Program

Aug 27, 2014

OVERVIEW

The multi-method psycho-educational intervention is designed to promote the healthy adjustment of children entering kindergarten who have been identified by their parents as having high rates of disruptive behavior. This intervention includes both a parent-training component and a specialized classroom component. Results from an experimental evaluation where children were randomly assigned to one of four conditions (control, parent-training only, specialized classroom only, or combination of parent-training and specialized classroom) indicate that random assignment to the specialized classroom component significantly impacts children’s adaptive behavior, attention, aggression, self-control, social skills, and externalizing behavior. The parent component was not found to significantly impact any outcome.

DESCRIPTION OF PROGRAM

Target population: Children entering kindergarten with high levels of disruptive behavior

The multi-method psycho-educational intervention was created to enhance the adjustment and academic development of urban children entering preschool who had been identified by their parents as having disruptive behavior (aggressive, hyperactive, impulsive, and inattentive behavior). The nine-month treatment program consisted of both a parent-training component and a specialized treatment classroom component. The parent-training consisted of 10 weekly group sessions that were designed to enhance parents’ knowledge of the causes of defiant behavior, and to enhance parents’ parenting skills. Following the training sessions, parents received additional support through monthly booster sessions throughout the remainder of the academic year. The specialized treatment classrooms were located within public schools, and were overseen by teachers and teacher aides who were trained and supervised by both a “master teacher,” who had previously worked in a special school for children with ADHD, and a trained child psychologist. Children in the specialized treatment classrooms received multiple behavioral interventions (e.g., token systems, group cognitive-behavioral self-control training, group social skills training, group anger control training, a daily school report card with home-based reinforcement), and a specialized, accelerated curriculum that emphasized children’s academic skills (reading, spelling, math, and handwriting).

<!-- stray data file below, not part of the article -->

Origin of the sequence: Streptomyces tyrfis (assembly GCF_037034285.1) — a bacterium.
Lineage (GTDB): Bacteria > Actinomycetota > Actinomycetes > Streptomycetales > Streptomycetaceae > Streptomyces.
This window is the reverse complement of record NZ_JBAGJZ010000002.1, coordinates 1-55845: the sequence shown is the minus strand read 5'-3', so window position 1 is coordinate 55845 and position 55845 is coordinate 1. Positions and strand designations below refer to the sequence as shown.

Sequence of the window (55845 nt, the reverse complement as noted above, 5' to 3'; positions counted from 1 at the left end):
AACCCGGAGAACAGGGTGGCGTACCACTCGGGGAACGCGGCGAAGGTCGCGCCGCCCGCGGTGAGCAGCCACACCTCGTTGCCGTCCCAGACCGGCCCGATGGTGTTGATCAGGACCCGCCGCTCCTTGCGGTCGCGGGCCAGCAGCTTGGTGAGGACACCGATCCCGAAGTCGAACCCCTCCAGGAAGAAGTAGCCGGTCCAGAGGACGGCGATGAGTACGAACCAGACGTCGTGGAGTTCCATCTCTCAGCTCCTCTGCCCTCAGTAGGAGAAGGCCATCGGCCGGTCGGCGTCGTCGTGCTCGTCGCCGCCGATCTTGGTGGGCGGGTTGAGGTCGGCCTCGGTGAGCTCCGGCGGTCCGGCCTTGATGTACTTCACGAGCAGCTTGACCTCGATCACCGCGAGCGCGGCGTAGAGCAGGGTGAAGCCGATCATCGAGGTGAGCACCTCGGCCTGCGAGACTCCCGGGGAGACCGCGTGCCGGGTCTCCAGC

EVALUATION(S) OF PROGRAM

Barkley, R.A., Shelton, T.L., Crosswait, C.R., Moorehouse, M., Fletcher, K., Barrett, S., Jenkins, L., & Metevia, L. (2000). Multi-method psycho-educational intervention for preschool children with disruptive behavior: Preliminary results at post-treatment. Journal of Child Psychology & Psychiatry, 41(3) 319-332.

Evaluated population: The final sample included 158 children (42 in the control group, 39 in the parent-training group, 37 in the treatment classroom group, and 40 in the parent-training combined with the treatment classroom group). On average, participants were 4.8 years of age at baseline, and 66.5% were male and 33.5% were female.

Approach: To assess the impact of the intervention had on children’s academic performance and adjustment, children were randomly assigned to one of four conditions (control, parent-training only, specialized classroom only, or combination of parent-training and specialized classroom). To ensure gender was evenly divided among the four groups, children were randomized within gender. Randomization was violated for eight of the 158 children (two sibling sets had to be in the same condition, and six children could not be bused to the treatment classroom). Data were collected before (pretest) and after (posttest) receiving the intervention. Outcome variables collected include structured clinical interviews, psychological and academic tests (IQ, academic knowledge, and academic skills), behavioral observations, and parent and teacher report of children’s behavior (aggression, delinquency, attention problems, classroom behavior, and mother-child interactions), social skills, and self-control.